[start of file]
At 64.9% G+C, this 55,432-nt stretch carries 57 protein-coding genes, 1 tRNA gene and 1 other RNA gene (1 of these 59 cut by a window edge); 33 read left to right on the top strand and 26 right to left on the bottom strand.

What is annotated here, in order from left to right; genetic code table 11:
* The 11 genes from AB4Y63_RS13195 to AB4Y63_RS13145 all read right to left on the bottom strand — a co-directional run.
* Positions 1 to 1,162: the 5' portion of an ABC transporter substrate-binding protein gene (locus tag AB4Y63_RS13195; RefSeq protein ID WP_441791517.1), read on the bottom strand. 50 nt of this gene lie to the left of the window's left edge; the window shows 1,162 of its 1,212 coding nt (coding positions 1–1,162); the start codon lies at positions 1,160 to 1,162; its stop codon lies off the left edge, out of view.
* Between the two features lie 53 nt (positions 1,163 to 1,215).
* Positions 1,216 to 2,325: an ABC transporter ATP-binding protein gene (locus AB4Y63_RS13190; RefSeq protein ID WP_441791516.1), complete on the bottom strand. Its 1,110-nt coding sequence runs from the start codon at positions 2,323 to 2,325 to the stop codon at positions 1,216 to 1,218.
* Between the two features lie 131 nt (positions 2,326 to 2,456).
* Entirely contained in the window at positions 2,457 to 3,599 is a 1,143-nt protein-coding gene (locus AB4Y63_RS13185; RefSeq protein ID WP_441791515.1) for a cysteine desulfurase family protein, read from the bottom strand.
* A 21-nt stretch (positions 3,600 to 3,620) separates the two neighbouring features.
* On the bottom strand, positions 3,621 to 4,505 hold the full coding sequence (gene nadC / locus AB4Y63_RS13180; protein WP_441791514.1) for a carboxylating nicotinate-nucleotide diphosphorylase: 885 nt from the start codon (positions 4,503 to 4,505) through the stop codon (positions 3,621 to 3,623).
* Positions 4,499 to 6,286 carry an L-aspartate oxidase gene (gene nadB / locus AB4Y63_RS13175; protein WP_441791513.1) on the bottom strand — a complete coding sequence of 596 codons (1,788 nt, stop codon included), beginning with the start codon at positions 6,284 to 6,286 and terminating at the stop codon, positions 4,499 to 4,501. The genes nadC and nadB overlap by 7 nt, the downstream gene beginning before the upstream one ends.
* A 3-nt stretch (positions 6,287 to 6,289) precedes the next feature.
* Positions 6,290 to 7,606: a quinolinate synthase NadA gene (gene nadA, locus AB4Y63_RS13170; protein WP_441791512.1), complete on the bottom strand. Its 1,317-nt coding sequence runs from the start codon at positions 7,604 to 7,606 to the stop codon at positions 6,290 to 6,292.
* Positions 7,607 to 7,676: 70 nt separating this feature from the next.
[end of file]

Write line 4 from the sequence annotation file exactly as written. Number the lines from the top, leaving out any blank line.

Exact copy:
* Positions 1 to 1,162: the 5' portion of an ABC transporter substrate-binding protein gene (locus tag AB4Y63_RS13195; RefSeq protein ID WP_441791517.1), read on the bottom strand. 50 nt of this gene lie to the left of the window's left edge; the window shows 1,162 of its 1,212 coding nt (coding positions 1–1,162); the start codon lies at positions 1,160 to 1,162; its stop codon lies off the left edge, out of view.